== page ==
I hope everybody had a good All Hallows’ Eve and All Hallows Day! I did!
The British Museum is having a Mexican Day of the Dead “study day” broadcast tomorrow on All Souls’ Day.
Unfortunately, their whole Day of the Dead exhibit has focused mainly on dubious connections to Aztec religion (and let’s ignore every other tribe and culture in Mexico, shall we?), and some of the fringier rural festival customs. Naturally, they don’t show any of the similarities to traditional English All Souls’ Day customs, or the ones followed by the large UK Polish emigre population, or just plain Catholic/Christian stuff.
But there’s almost no point protesting this. Art museums always marginalize the unfashionably homey (and hence evil and oppressive) in favor of the fashionable (and hence regarded as “exotic” instead of hicksville).
here’s how you can pray for the souls in Purgatory the next few days and get them a plenary or partial indulgence! Don’t forget to go to Confession!
(And no, this isn’t magic. This is the Church using its authority, to allow us on earth to team up with the merits of the saints in heaven, in order to help the souls in Purgatory. And the souls in Purgatory will of course pray for us, too, so it’s a big circle of friendly oneness in Christ. Be part of it.)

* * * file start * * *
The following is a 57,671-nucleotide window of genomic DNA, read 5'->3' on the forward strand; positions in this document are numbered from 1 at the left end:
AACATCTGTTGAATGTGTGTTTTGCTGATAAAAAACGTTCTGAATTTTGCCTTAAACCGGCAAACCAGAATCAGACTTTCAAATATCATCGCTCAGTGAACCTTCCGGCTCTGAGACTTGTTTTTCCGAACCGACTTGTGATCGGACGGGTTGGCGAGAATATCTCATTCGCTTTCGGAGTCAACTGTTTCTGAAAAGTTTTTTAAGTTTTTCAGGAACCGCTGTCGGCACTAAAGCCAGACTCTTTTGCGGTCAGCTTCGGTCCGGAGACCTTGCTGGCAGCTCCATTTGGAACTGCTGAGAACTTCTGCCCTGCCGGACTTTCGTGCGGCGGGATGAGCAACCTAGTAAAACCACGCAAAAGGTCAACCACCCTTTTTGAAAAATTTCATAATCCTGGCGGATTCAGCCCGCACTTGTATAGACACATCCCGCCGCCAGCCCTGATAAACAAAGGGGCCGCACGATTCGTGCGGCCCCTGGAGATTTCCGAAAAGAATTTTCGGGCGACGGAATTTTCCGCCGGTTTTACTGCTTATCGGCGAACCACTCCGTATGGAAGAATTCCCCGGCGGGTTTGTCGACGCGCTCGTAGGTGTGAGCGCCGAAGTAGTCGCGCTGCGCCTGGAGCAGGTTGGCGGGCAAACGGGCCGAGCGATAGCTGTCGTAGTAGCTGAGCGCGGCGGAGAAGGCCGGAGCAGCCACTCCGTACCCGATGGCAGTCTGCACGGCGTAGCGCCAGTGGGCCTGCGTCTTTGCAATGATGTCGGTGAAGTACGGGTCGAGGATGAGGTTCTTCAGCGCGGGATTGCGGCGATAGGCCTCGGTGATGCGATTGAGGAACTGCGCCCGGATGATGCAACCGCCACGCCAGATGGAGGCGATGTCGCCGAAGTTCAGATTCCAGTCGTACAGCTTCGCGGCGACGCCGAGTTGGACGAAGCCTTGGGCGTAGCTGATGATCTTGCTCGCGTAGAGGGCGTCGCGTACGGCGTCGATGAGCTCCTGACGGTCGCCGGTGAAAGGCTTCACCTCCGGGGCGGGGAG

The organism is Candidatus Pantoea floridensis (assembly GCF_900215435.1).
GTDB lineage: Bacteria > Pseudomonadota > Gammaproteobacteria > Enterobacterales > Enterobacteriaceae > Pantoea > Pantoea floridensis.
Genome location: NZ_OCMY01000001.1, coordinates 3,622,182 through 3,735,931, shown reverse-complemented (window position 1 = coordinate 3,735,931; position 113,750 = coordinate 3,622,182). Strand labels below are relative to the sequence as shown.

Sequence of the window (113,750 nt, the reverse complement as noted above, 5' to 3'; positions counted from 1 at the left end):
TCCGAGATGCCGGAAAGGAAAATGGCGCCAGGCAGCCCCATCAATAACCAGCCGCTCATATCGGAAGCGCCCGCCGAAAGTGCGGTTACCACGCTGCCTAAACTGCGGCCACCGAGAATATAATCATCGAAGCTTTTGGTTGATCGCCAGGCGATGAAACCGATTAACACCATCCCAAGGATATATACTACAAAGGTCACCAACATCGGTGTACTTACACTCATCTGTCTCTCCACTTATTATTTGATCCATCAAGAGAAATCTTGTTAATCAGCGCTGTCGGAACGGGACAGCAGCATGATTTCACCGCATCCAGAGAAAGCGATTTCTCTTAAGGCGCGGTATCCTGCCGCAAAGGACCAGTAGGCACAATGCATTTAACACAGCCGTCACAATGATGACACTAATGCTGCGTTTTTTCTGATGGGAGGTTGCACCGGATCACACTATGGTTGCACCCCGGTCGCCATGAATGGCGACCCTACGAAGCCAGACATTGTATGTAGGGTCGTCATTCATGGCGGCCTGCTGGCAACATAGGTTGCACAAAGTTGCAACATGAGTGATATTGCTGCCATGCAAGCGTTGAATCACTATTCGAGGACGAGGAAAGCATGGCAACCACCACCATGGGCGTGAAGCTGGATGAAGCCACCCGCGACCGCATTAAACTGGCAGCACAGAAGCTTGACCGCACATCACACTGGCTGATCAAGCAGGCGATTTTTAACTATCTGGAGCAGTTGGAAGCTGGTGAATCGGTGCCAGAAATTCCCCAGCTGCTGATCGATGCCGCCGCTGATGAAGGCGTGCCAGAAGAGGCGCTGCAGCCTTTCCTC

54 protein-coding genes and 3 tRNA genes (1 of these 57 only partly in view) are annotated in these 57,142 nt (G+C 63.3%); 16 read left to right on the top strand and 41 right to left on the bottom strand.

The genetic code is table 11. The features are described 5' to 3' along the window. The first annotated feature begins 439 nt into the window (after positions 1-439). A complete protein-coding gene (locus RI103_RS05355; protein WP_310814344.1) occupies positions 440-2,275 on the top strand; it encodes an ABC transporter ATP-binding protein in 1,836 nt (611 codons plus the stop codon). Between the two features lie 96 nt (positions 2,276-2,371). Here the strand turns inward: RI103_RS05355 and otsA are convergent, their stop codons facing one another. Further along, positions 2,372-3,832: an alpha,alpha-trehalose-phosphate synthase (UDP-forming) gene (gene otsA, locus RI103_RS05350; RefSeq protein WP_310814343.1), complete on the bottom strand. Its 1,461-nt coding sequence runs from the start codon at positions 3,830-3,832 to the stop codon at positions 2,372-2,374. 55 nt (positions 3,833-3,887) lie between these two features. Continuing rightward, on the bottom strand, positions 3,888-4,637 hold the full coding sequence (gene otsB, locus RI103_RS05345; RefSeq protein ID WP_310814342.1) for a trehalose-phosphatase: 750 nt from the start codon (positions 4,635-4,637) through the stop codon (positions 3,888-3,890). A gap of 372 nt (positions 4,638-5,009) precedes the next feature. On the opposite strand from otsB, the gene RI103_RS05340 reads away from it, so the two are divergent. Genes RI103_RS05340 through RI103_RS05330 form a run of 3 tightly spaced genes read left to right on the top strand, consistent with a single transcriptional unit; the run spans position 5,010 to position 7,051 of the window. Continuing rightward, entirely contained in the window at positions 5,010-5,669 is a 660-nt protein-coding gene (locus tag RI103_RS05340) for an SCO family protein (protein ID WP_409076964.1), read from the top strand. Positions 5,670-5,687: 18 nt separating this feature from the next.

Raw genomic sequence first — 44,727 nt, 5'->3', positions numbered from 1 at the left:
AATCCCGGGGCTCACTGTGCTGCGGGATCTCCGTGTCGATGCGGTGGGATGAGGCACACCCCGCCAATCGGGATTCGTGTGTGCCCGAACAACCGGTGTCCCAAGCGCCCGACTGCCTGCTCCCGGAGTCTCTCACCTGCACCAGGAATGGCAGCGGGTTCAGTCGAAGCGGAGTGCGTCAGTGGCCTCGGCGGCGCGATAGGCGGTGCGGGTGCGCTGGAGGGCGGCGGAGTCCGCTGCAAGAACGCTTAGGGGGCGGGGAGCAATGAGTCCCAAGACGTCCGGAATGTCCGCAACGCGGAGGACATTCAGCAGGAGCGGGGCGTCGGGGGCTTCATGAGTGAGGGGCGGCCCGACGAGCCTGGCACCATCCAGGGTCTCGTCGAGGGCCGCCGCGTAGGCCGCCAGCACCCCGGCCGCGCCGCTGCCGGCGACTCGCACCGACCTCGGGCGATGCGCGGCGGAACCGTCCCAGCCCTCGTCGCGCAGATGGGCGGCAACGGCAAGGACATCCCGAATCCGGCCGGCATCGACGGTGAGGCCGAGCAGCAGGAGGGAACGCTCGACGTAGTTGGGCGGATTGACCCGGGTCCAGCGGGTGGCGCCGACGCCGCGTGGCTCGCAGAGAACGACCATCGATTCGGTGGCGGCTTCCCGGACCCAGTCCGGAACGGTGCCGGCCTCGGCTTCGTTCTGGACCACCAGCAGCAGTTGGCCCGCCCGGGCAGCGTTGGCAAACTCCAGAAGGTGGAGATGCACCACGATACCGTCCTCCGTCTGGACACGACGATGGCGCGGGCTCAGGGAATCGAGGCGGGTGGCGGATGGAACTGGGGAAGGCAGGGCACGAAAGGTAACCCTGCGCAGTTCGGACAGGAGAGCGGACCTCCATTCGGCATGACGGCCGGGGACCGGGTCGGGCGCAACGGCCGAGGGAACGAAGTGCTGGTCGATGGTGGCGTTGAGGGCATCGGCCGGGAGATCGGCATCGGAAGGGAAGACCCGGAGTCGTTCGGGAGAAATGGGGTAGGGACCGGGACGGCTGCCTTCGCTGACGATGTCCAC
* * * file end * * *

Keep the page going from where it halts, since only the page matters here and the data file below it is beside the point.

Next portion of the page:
Visit cemeteries, whether or not they’re Catholic, and pray for the folks there! From November 1 to November 8, you can get a plenary indulgence for them. (And on any other day of the year, you can get them a partial indulgence, so don’t forget to visit and pray!)
And of course you can always get indulgences for yourself and for the dead by normal stuff that you can do all year round, like praying the “Eternal rest grant to them, O Lord” prayer, or saying the Rosary together, or reading the Bible and contemplating it for thirty minutes. But the Church knows that we need schedules and deadlines and drama, so we have seasonal pilgrimage-type indulgence activities, too.